Panic attacks used to be a part of my daily life. From about the age of 18 to 25 I suffered from them constantly. What made matter worse for me was I had no idea what they were and what may have caused them. I just assumed I was going mad and coped the best way I could, badly.
This type of anxiety disorder is very common and is a by product of the natural way the body reacts to extreme stress i.e. to prepare to flight or flee.
Just knowing this can be a big help to sufferers, knowing that you’re not going mad but are experiencing a real reaction to stress and that the symptoms are a part of normal physical function.
The most common symptoms experienced during an attack are:
Sometimes the sufferer may also get pains in the chest leading them to believe they are having a heart attack. It is important to note that if you do experience any of these symptoms that you are properly diagnosed by a doctor, in case there are underlining health issues.
Good question, and one which has no one single answer. It may be due to a period of stress which has built up over time and has developed into panic. It may be caused by feelings of worthlessness, for instance middle aged women are more prone to these attacks and this may be because they feel they no longer have a role in life once the children have left home etc which can be stressful.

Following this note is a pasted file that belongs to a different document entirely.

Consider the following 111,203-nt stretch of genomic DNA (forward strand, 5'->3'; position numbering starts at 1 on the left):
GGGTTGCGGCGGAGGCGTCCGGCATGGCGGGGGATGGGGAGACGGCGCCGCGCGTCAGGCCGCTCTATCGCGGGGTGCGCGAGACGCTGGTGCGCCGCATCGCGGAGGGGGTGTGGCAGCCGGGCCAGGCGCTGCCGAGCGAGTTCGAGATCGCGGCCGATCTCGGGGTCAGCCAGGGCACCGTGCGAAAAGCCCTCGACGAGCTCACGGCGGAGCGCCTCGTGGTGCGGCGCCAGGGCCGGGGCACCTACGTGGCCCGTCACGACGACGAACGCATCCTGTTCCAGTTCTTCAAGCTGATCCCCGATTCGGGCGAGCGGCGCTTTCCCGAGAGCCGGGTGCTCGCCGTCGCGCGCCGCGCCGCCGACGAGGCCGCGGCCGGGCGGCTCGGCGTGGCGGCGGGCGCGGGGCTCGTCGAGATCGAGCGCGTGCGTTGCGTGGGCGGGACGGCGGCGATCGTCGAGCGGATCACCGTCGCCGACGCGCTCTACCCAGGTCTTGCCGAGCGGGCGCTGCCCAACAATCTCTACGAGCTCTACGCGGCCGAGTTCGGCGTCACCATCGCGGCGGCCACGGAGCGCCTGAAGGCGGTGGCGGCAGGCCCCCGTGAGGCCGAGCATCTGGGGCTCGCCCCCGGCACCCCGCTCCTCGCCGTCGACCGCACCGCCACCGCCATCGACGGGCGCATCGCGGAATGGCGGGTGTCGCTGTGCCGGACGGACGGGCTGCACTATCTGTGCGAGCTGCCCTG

Although anyone can suffer from these attacks, it is more common in women. Some women even find that just before a period they can suffer these symptoms, probably caused by low blood sugars which can trigger feelings of anxiety.
If you are diagnosed with these attacks it is important to seek help as soon as possible. The main reason for this is that as I found, if left unchecked they can actually cause an attack in themselves. Just the fear of having another attack can trigger one off. So it is important that help is sought to nip them in the bud.
Some doctors will prescribe medication in the short term to help you cope if the symptoms are extreme, while you receive counselling. Just talking to someone you trust can help you overcome them, this can be a close friend or a professional who is trained to deal with this stress. This worked for me, I found someone who I trusted completely and who helped me to learn to face them and overcome them.
Also learning the correct way to breathe and how to control your thoughts during an attack may also help. They allow you to take back control and the panic attack will subside a lot quicker.
Of course learning and practicing the coping strategies or techniques which suit your personality will also enable you to manage the stress so that panic does not become a part of your problems and take hold.